"Seen from this perspective, no human being can have ultimate authority over another, not because the individual has the right to satisfy the desires of the body or the ego; not because every individual has the right to plot the scheme of his or her own actions with respect to the social, economic or sexual aspects of life; not because every individual has the right to say whatever he wants to say. No, a human being is his own authority only because he has within him the inner Christ, the inner divinity."

These kind of thoughtful and stimulating insights abound in American Soul. This is one of Needleman's most profound books, and I recommend it enthusiastically!


About the Author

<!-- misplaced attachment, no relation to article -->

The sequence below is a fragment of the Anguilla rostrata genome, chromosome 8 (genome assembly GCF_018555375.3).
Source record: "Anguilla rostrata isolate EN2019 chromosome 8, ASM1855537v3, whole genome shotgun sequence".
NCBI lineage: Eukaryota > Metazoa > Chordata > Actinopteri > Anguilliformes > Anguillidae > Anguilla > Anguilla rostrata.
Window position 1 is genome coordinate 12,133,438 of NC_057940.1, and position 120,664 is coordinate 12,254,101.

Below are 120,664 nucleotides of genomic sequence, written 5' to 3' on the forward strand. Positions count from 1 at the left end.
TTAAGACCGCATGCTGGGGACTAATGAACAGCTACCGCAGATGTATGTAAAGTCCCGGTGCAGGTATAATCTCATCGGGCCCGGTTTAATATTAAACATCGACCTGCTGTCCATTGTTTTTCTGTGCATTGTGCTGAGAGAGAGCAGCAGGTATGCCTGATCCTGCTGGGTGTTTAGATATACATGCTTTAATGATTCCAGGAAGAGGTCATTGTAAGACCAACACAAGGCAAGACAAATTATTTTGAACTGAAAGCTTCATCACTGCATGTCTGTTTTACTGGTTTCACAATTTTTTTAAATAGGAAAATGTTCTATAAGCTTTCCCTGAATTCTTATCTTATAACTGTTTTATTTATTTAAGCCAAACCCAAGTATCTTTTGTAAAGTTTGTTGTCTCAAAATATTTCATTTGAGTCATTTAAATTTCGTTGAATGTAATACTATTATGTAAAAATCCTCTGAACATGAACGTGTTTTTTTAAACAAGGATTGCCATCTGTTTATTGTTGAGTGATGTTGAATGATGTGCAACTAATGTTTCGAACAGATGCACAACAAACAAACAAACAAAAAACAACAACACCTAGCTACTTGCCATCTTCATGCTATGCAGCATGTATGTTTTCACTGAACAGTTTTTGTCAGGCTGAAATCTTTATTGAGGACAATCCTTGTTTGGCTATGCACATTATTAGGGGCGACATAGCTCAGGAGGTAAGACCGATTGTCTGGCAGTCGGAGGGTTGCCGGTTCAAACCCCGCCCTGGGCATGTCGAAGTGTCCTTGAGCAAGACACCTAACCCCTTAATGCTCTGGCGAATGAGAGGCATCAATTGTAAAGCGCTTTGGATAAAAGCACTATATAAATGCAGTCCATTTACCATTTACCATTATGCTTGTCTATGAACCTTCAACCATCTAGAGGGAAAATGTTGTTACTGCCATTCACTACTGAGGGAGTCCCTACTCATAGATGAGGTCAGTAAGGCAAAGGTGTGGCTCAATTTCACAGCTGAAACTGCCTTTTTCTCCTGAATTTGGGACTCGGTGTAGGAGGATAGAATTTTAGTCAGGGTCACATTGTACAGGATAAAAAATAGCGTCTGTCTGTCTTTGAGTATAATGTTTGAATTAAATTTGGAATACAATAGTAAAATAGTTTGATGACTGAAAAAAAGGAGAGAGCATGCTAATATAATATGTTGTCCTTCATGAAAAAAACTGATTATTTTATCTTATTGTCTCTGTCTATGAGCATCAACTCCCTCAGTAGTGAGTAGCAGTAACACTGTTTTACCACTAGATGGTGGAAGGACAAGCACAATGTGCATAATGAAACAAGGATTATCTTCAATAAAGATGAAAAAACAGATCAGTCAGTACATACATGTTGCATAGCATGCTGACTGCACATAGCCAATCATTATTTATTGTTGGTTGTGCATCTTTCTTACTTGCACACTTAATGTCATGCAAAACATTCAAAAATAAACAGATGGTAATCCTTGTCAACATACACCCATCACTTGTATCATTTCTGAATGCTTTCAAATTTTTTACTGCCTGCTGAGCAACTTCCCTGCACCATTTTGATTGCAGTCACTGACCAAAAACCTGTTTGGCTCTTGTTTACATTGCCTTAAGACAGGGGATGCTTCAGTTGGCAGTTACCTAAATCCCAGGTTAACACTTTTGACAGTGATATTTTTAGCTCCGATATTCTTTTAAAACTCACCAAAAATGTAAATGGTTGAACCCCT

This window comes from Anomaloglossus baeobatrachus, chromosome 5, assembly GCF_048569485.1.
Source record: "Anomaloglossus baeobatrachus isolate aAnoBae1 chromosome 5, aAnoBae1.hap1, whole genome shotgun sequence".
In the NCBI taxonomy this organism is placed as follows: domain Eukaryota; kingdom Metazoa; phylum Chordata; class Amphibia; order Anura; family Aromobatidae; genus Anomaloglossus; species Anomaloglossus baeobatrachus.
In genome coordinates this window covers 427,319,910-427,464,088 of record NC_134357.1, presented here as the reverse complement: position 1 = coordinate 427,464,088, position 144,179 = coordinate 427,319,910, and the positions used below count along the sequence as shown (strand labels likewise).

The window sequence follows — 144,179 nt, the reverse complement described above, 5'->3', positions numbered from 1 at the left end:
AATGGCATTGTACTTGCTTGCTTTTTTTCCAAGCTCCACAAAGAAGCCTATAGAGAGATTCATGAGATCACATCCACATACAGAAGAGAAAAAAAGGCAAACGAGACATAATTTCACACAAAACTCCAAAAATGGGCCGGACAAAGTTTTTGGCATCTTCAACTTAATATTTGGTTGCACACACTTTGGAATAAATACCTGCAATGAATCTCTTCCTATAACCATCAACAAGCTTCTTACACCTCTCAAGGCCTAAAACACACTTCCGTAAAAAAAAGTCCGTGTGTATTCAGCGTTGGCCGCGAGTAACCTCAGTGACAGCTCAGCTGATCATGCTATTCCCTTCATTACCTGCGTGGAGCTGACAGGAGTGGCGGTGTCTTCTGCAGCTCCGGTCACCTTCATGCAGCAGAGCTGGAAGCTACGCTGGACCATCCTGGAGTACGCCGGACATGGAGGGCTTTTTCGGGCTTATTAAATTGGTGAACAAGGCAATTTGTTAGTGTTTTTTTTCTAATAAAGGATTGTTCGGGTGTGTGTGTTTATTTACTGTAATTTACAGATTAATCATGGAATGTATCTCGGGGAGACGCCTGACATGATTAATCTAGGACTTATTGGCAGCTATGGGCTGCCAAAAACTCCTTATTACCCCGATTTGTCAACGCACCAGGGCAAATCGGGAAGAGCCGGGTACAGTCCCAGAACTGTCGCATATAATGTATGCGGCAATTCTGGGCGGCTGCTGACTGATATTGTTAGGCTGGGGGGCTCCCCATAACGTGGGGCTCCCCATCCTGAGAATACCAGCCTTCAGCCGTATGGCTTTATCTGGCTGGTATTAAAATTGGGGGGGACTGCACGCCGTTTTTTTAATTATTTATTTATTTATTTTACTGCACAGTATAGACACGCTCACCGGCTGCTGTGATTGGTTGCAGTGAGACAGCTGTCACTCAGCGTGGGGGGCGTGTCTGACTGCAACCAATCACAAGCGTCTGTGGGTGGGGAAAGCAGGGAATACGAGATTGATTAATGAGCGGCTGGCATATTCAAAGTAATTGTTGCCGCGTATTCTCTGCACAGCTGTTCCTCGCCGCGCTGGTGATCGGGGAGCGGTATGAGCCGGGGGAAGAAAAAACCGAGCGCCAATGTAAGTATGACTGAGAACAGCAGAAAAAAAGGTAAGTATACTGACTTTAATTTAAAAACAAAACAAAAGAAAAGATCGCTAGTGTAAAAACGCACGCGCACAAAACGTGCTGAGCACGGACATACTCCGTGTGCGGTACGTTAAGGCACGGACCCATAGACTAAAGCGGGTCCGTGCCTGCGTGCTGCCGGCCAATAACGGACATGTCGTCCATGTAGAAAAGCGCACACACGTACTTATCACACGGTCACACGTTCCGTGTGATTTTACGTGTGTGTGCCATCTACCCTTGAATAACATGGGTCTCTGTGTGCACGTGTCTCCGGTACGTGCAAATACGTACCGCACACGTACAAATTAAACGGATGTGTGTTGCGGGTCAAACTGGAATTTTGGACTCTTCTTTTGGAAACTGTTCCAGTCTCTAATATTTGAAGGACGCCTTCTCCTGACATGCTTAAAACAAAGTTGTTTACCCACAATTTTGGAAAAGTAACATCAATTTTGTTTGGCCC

The author of books including Money and Meaning of Life; The Heart of Philosophy; The New Religions; Time and the Soul; and Lost Christianity, Jacob Needleman is professor of philosophy at San Francisco State University and former director of the Center for the Study of New Religions at the Graduate Theological Union, Berkeley. He was educated at Harvard, Yale, and the University of Freiburg, Germany, and has been a research associate at the Rockefeller Institute for Medical Research and was a Research Fellow at Union Theological Seminary. In addition to his teaching and writing he serves as a consultant in the fields of psychology, education, medical ethics, philanthropy and business. Needleman has also been featured on Bill Moyers's PBS television series, A World of Ideas.